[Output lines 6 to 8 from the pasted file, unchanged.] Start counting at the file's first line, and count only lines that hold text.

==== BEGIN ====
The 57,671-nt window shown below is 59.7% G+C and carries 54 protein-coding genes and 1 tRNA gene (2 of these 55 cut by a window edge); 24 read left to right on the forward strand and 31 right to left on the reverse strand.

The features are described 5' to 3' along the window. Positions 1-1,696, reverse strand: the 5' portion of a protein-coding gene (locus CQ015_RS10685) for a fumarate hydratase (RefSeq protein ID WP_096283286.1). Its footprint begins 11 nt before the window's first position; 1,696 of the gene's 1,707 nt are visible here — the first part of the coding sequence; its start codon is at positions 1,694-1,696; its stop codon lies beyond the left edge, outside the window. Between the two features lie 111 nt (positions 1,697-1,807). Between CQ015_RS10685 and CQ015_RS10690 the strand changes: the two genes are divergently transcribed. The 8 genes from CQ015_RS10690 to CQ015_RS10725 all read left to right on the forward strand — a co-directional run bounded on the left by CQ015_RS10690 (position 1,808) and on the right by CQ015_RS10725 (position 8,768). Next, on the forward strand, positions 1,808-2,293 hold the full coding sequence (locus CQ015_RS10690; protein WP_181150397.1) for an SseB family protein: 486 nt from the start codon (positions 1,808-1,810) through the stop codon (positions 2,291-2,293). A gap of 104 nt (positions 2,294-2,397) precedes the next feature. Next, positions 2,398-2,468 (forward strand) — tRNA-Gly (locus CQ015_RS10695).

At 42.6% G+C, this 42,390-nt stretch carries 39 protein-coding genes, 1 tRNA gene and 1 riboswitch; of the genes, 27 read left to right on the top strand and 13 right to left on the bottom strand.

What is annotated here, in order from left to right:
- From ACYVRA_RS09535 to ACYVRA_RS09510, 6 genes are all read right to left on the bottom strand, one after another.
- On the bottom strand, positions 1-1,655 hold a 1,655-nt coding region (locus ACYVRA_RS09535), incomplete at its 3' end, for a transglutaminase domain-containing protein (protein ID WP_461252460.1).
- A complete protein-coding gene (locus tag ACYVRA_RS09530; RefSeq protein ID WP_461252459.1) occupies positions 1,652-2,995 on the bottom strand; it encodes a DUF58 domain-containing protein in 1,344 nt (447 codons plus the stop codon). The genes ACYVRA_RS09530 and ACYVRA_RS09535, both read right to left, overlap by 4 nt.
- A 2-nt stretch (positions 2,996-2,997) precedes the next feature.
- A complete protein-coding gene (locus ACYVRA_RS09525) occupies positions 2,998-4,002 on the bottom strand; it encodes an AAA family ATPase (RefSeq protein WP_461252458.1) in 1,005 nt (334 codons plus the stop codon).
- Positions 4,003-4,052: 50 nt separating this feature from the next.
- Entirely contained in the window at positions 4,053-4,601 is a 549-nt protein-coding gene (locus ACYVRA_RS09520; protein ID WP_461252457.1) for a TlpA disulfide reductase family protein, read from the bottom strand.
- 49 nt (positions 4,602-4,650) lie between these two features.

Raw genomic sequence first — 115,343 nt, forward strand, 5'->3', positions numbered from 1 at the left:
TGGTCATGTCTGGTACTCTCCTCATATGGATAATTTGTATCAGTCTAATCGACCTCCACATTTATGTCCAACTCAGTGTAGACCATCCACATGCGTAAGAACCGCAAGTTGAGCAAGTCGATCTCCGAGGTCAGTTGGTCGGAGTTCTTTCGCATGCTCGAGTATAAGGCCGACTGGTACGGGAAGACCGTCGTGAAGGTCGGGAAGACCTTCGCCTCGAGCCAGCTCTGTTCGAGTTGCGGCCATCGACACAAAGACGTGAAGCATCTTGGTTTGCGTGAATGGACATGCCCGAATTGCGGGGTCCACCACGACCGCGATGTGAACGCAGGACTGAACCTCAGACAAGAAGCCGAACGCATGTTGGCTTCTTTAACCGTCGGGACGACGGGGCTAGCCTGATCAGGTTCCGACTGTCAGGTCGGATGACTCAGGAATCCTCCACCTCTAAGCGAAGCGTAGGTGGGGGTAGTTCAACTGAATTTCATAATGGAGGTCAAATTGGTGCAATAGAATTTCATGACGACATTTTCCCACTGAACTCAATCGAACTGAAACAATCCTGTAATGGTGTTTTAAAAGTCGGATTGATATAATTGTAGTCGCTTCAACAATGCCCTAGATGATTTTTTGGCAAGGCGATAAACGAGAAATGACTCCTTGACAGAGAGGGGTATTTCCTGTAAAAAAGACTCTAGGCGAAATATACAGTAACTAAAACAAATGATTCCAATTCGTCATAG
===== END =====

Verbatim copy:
- On the bottom strand, positions 1-1,655 hold a 1,655-nt coding region (locus ACYVRA_RS09535), incomplete at its 3' end, for a transglutaminase domain-containing protein (protein ID WP_461252460.1).
- A complete protein-coding gene (locus tag ACYVRA_RS09530; RefSeq protein ID WP_461252459.1) occupies positions 1,652-2,995 on the bottom strand; it encodes a DUF58 domain-containing protein in 1,344 nt (447 codons plus the stop codon). The genes ACYVRA_RS09530 and ACYVRA_RS09535, both read right to left, overlap by 4 nt.
- A 2-nt stretch (positions 2,996-2,997) precedes the next feature.